Virtual Worlds for Kids Under 12 as Playgrounds
Director of Marketing and Community Management, Paul Alex Gray explains how we’re working to create a positive, fun and safe environment for kids:
The best analogy we can think of when describing virtual worlds is a children’s playground. If you have kids yourself, or you can cast your mind back to your own childhood experiences (or if you are a kid!) you’ll know that at any time the kids in the playground can be doing all sorts of fun things.
Some of them might be playing a game of football or flying a kite; others might be having their lunch as they chat and gossip about the latest movies or pop stars; you may see some kids out exploring the outdoors, looking at plants or making daisy chains; others still might just be relaxing with a good book.
As with any playground, the interactions of so many children can be positive, beneficial and off course fun. But we all know that sometimes kids like to test their boundaries or might make decisions that impact others in not so nice ways.
In fun virtual worlds for kids like Little Space Heroes, the interactions between players enhance the overall gaming experience, but there can be occasions where the actions of some kids have a negative impact on others.
Virtual world rules and regulations
It’s very important to have rules regarding the expectations of players within a virtual world for kids under 12. These rules tend to focus on key areas such as:
- Not sharing personal information
- No bullying or harassment of other players
- No cheating, scamming or attempting to hack the game
- No bad language
Little Space Heroes has clear rules of play and these are important to ensure that the virtual playground we nurture is one that is fun. We also use advanced tools and technology such as continually evolving word filters and monitoring of chat logs to spot and respond to inappropriate behaviour.
Doing the right thing
In designing virtual worlds for kids under 12 we wanted to look beyond rules, which can often be quite negative in their messaging, and focus on how we can encourage good behaviour amongst our players. Rather than just give them a big list of “do not do this!” we’ve looked externally for inspiration on how best to make children want to be good citizens in their community.
We’ve been doing our homework and have spoken to school teachers and educators as well as reading up on the recommendations by teaching and parenting groups, scouting and guide groups, karate and judo classes as well as taking inspiration from stories or themes that kids enjoy. Imagine the ethos of a valiant knight – this classic character lives by codes of honour that help guide his or her actions.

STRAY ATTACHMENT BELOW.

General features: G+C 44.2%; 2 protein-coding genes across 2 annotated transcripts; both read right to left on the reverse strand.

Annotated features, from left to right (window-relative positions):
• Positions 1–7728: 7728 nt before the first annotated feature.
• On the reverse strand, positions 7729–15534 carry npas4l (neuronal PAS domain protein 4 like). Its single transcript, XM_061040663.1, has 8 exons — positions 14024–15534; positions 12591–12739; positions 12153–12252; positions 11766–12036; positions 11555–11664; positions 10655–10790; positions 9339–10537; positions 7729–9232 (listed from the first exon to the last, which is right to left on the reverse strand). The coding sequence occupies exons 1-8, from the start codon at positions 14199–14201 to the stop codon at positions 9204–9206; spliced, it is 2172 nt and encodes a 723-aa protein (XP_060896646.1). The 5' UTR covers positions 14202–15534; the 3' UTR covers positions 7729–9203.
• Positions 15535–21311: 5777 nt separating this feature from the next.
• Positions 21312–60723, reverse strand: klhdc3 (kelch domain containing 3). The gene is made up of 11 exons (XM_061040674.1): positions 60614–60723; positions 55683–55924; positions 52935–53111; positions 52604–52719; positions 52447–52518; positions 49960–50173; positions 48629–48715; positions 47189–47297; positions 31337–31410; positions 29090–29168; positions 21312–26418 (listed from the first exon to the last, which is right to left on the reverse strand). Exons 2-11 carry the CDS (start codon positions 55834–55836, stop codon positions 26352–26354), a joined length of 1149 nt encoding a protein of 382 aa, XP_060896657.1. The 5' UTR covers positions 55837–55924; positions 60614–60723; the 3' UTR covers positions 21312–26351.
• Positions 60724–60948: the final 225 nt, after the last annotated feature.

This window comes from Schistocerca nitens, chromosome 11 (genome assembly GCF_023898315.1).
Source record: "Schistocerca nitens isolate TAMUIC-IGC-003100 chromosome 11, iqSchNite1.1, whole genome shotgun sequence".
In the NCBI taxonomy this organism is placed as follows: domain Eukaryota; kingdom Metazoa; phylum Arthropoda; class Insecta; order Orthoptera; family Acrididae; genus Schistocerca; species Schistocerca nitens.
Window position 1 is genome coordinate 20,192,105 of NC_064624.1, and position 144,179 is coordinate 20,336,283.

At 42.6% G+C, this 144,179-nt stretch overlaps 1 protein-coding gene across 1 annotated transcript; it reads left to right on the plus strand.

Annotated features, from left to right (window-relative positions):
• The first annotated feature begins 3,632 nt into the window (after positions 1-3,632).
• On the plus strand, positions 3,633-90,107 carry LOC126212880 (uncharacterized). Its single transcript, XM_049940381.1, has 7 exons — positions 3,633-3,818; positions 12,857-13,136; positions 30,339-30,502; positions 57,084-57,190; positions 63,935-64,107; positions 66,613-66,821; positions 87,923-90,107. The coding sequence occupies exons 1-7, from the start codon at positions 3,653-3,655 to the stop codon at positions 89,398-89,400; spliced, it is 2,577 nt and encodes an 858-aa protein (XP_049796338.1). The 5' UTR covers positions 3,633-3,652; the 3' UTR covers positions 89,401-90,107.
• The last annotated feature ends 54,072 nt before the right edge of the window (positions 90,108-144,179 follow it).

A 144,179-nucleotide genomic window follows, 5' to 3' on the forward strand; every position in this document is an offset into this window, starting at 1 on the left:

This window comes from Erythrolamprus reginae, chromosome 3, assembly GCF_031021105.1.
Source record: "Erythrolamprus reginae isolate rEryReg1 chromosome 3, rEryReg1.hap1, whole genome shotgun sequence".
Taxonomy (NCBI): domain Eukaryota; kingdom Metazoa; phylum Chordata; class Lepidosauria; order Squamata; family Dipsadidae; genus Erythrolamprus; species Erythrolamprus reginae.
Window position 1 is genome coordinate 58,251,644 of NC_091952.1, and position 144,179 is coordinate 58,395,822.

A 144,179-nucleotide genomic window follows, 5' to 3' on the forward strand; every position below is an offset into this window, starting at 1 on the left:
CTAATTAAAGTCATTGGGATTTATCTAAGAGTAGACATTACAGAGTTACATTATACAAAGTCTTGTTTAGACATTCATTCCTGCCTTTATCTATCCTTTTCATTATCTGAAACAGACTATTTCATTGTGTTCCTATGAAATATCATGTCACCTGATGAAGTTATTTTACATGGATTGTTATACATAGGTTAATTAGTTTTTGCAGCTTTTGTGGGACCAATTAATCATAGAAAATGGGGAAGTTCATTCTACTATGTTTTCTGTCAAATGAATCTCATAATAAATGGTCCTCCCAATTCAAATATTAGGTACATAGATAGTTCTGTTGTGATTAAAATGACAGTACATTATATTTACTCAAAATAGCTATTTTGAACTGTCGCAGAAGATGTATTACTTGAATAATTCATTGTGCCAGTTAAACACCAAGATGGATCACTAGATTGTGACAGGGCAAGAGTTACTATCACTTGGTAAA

We’ve therefore been developing a Code of Conduct Charter that will use to encourage good behaviour in the game. It’s a work in progress and it’s something that we’ll refine over time as we see how kids engage with Little Space Heroes and what their expectations are, as well as those of their parents and carers.
Some key elements that we have written into our code of conduct include:
- Sharing – Working with and helping other players is a great way for kids to enjoy Little Space Heroes. It’s much more fun to go on adventures, solve mysteries, explore the universe and have a great time as a team than by oneself.
- Take responsibility – We help kids to understand that their actions have consequences and that theyare solely responsible for this. If kids are thoughtful and considerate of other players they will all benefit.
- Lead by example – By demonstrating that they are a kind, courteous and friendly Space Hero, kids will encourage similar behaviour in others around them.
- Help others – Remember, we all start out as beginners. If kids see other players who are new to Little Space Heroes we encourage them to lend a hand and show them the ropes?
- Accept differences – Through the diversity in game play and characters, we want to help kids understand that each of us is different and that it’s our differences that make up a fun and vibrant community.
We’re identifying ways to recognise and reward good behaviour too and we’ll share more on that in future.
In developing our virtual world for kids under 12, we’ve worked hard to create the best possible experience by looking at all areas of the game that players enjoy. As community represents such an important part of a virtual world, we think that establishing a code of conduct will help make the experience better for all players.
Have a sneak peek at Little Space Heroes at http://www.littlespaceheroes.com